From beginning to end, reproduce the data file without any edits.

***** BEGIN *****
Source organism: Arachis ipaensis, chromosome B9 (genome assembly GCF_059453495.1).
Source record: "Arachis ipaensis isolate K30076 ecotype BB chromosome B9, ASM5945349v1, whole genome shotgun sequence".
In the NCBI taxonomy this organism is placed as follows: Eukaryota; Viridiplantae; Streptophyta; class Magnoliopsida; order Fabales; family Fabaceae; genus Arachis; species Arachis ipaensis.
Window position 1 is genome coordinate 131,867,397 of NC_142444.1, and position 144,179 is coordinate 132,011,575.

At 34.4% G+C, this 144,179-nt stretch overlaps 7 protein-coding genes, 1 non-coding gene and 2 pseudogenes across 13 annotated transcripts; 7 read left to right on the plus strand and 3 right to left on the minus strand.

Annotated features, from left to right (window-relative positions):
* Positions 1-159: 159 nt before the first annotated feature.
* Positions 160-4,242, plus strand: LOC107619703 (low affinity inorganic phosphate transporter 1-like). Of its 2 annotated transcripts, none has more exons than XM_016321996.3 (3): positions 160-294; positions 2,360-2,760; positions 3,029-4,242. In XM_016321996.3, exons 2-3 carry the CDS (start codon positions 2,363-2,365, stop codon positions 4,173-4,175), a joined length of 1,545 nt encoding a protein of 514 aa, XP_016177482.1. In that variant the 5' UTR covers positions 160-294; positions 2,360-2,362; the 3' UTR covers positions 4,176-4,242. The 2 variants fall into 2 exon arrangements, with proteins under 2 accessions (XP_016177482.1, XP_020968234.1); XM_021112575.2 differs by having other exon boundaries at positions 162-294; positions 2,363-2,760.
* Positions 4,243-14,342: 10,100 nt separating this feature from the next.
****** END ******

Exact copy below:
Source organism: Arachis ipaensis, chromosome B9 (genome assembly GCF_059453495.1).
Source record: "Arachis ipaensis isolate K30076 ecotype BB chromosome B9, ASM5945349v1, whole genome shotgun sequence".
In the NCBI taxonomy this organism is placed as follows: Eukaryota; Viridiplantae; Streptophyta; class Magnoliopsida; order Fabales; family Fabaceae; genus Arachis; species Arachis ipaensis.
Window position 1 is genome coordinate 131,867,397 of NC_142444.1, and position 144,179 is coordinate 132,011,575.

At 34.4% G+C, this 144,179-nt stretch overlaps 7 protein-coding genes, 1 non-coding gene and 2 pseudogenes across 13 annotated transcripts; 7 read left to right on the plus strand and 3 right to left on the minus strand.

Annotated features, from left to right (window-relative positions):
* Positions 1-159: 159 nt before the first annotated feature.
* Positions 160-4,242, plus strand: LOC107619703 (low affinity inorganic phosphate transporter 1-like). Of its 2 annotated transcripts, none has more exons than XM_016321996.3 (3): positions 160-294; positions 2,360-2,760; positions 3,029-4,242. In XM_016321996.3, exons 2-3 carry the CDS (start codon positions 2,363-2,365, stop codon positions 4,173-4,175), a joined length of 1,545 nt encoding a protein of 514 aa, XP_016177482.1. In that variant the 5' UTR covers positions 160-294; positions 2,360-2,362; the 3' UTR covers positions 4,176-4,242. The 2 variants fall into 2 exon arrangements, with proteins under 2 accessions (XP_016177482.1, XP_020968234.1); XM_021112575.2 differs by having other exon boundaries at positions 162-294; positions 2,363-2,760.
* Positions 4,243-14,342: 10,100 nt separating this feature from the next.